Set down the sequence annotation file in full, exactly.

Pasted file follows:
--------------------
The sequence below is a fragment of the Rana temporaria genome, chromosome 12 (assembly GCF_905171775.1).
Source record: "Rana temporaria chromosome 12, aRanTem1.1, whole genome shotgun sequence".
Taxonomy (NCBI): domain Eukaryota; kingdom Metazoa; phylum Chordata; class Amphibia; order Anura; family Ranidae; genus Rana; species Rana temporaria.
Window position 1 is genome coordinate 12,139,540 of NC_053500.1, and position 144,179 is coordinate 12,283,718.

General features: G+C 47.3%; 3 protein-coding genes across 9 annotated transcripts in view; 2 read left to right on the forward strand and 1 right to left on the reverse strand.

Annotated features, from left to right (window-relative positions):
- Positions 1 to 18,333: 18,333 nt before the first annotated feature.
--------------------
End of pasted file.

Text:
The sequence below is a fragment of the Rana temporaria genome, chromosome 12 (assembly GCF_905171775.1).
Source record: "Rana temporaria chromosome 12, aRanTem1.1, whole genome shotgun sequence".
Taxonomy (NCBI): domain Eukaryota; kingdom Metazoa; phylum Chordata; class Amphibia; order Anura; family Ranidae; genus Rana; species Rana temporaria.
Window position 1 is genome coordinate 12,139,540 of NC_053500.1, and position 144,179 is coordinate 12,283,718.

General features: G+C 47.3%; 3 protein-coding genes across 9 annotated transcripts in view; 2 read left to right on the forward strand and 1 right to left on the reverse strand.

Annotated features, from left to right (window-relative positions):
- Positions 1 to 18,333: 18,333 nt before the first annotated feature.